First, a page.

The flag

Lots of good stuff.


1) I have no idea who Stephen Ingram is (a friend shared on FB), but what a terrific post.  Read it:

Contrary to what you might think, I am not here to argue with these historical claims.  I really do not care what they “historically” may or may not have stood for.  Are rebel flags appropriate?  Sure, in movies, museums and history books that recount the civil war it make sense because it has context.  Which is the problem we are facing today, context…

Take the swastika for example.  It was a symbol that was very prevalent in eastern religions and even early Christianity.  You can find it in unbelievable amounts of ancient art, pottery and architecture.  It was benign and decorative.

That is the heritage and history of the swastika.

That is until it was adopted by the SS and Hitler’s Nazi Germany.  It is a symbol and the definition of that symbol changed, and changed dramatically.  It was assigned a new definition, a definition of hate and genocide.

Here is the problem with the “it’s not racist, it is a symbol of our heritage” argument.  It makes assumptions about the static nature of symbols that are simply wrong.

The meaning of symbols are fluid, they are never static.  When a majority of people understand the symbol to point to another definition then the definition of that symbol changes.

When KKK members adopted it as the symbol of their hate, it changed.

When it was waved proudly as a banner for segregationists, it changed.

When it became synonymous with burning crosses, white hoods and ropes thrown over magnolia trees looped around lifeless brown necks.  It. Changed.

If you want to wear the “stars and bars” on a t-shirt or hat, be my guest.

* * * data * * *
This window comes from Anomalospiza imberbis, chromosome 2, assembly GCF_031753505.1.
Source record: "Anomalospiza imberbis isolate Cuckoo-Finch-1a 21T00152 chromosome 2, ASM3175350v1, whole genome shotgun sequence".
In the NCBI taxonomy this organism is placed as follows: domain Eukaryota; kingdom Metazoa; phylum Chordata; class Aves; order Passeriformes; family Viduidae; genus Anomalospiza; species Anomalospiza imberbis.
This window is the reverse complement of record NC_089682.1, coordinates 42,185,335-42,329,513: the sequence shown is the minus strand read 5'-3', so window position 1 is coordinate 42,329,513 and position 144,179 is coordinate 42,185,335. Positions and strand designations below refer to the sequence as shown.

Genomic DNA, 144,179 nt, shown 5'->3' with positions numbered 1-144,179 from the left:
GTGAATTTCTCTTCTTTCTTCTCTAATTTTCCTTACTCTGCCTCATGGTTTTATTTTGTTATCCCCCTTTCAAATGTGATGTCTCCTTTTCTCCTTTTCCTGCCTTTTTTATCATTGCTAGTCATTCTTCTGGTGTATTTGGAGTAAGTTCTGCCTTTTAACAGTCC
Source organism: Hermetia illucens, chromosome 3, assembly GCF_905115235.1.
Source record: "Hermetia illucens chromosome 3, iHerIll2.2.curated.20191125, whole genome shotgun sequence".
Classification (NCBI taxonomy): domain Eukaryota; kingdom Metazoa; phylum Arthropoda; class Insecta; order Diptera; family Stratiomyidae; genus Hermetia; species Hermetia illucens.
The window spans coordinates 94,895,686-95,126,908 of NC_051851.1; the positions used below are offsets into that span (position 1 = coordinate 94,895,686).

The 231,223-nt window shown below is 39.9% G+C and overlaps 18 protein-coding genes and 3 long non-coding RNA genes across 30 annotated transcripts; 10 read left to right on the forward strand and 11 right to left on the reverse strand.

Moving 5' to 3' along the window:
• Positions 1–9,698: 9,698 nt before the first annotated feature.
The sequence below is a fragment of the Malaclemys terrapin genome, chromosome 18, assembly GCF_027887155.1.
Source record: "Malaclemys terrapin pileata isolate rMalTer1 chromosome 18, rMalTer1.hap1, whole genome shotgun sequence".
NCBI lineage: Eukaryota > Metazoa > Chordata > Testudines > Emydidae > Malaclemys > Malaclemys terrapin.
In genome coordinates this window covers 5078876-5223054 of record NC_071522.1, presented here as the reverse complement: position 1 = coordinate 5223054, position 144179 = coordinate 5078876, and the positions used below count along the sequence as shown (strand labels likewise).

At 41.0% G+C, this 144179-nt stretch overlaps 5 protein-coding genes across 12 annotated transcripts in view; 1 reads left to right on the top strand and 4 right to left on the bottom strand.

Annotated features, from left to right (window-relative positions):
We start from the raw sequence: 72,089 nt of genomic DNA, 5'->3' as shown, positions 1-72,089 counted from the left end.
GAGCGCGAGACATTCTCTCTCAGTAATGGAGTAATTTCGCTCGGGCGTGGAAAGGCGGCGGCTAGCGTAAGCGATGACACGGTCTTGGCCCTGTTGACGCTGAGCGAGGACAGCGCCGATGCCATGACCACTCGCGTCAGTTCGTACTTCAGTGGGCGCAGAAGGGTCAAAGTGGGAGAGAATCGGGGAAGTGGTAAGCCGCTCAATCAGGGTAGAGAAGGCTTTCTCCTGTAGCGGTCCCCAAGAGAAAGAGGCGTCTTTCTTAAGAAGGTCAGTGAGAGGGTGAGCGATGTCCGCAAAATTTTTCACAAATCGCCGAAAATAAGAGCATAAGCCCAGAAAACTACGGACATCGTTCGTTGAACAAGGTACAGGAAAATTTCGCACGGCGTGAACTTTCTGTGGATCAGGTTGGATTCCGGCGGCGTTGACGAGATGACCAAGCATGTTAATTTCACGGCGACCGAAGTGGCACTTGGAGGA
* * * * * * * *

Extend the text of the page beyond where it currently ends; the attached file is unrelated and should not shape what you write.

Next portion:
If you want to fly it proudly on your lawn, go ahead.

If you want to make it a law that it has to fly on the lawn of your state capitol, feel free.

But know this…

When you do this you are throwing your lot in with racists, segregationists, white supremacists, neo-nazis, bigots and murderers.  You will be counted, not among a group of people supposedly celebrating “heritage” but among those whose lips drip with the venom of hate.

You have free speech, that is true, but that speech is not without consequence.  Consequences like what we saw a few days ago in Charleston.

Let me be clear the rebel flag did not cause that man to kill those 9 people meeting for prayer and worship.  [emphasis in original] It is just the primary symbol of a sick and vile sub-culture that produces people like that man who killed those 9 people meeting for prayer and worship.

2) Hooray– Republican presidential candidates are finally ashamed enough to admit this is about racism.  But, boy is it fun watching them try to dance around the issue of what to do about the flag.

3) Political Scientist (and expert on Southern politics), Keith Gaddie:

My Christianity is highly suspect. But I do find scripture instructive. After I saw @ChadAlexander‘s fine post arguing for the removal of the Confederate flag I started flipping through a Bible. I landed on 1 Corinthians 13:11: “When I was a child, I spake as a child, I understood as a child, I thought as a child: but when I became a man, I put away childish things.”

This is the only scripture you need to understand what to do with the Confederacy and the flag.

The slaveholders and their yeoman farmer militiamen were on the wrong side of history, the wrong side of the outcome, and the wrong side of Christianity. The last defenders of racism and slavery in Protestantism, the Southern Baptist Convention, repudiated slavery and segregation in 1968. As the SBC’s Richard Moore recently observed:

“In order to prop up this system, a system that benefited the Mammonism of wealthy planters, Southern religion had to carefully weave a counter-biblical theology that could justify it (the biblically ridiculous “curse of Ham” concept, for instance). In so doing, this form of Southern folk religion was outside of the global and historic teachings of the Christian church.”

The time to consider the Confederate flag as a mature symbol of anything responsible has long since passed.

4) A nice Wonkblog interview providing historical context.

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